The aim of this research task is to assess the extent to which a 'third force' was responsible for the political violence in KwaZulu-Natal (KZN) between 1990 and 1994. KwaZulu-Natal had been an epicentre of political violence during the 1980s, and this fighting was intensified during these transitional years. There are many theories regarding this political violence and it was initially described as "black-on-black-violence". This referred to the conflict between the African National Congress (ANC) and the Inkatha Freedom Party (IFP) (Thotse and Grobler 2003:143).
Chief Mangosuthu Buthelezi was the leader of the predominantly Zulu-based IFP. He broke away from the ANC in 1979 when he was accused of being a government collaborator.(Thompson …show more content…
The death toll of political violence over these four years was higher than the death toll of the previous 42 years of the Apartheid regime. There were many differing theories in the early 1990s regarding the origin of the violence that was responsible for the widespread devastation.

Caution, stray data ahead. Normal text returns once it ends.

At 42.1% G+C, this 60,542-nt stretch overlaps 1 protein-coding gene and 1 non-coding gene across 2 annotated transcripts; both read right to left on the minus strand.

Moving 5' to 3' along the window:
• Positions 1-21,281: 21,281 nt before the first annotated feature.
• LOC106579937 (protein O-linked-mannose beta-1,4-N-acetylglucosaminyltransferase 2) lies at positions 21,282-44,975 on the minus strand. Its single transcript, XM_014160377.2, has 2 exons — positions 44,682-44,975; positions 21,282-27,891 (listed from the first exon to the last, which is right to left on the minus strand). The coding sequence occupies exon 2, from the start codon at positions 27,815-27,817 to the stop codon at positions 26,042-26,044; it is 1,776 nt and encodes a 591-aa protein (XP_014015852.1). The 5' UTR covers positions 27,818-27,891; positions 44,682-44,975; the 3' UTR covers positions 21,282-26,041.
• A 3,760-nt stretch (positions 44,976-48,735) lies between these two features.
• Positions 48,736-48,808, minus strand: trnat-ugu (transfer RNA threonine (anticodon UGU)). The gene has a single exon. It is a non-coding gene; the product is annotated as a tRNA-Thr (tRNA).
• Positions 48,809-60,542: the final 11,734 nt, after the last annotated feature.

The theory that dominated public opinion between 1990 and June 1991 - prior to the Boipatong massacres - was that of "black-on-black" violence. This version alleged that the violence took place within black communities and maintained that the political rivalry and the battle to establish political support bases between the ANC and the IFP was responsible for the violence. This theory also blamed the ethnic rivalry between the predominantly Xhosa ANC and the predominantly Zulu IFP as the cause of the political violence. However, the ANC was dedicated to a non-racial position and, Sparks maintains, the Zulu and the Xhosa ethnic groups did not have a history of conflict.(Sparks 1994:163). This view of "black-on-black" violence was propagated by the National Party to the South African at large, as well as by International media, and was used to show that South Africa was not ready for democratic governance.(Thotse and Grobler 2003:144). De Klerk also noted that the ANC was the "common denominator" in the violence in South Africa.(Thotse and Grobler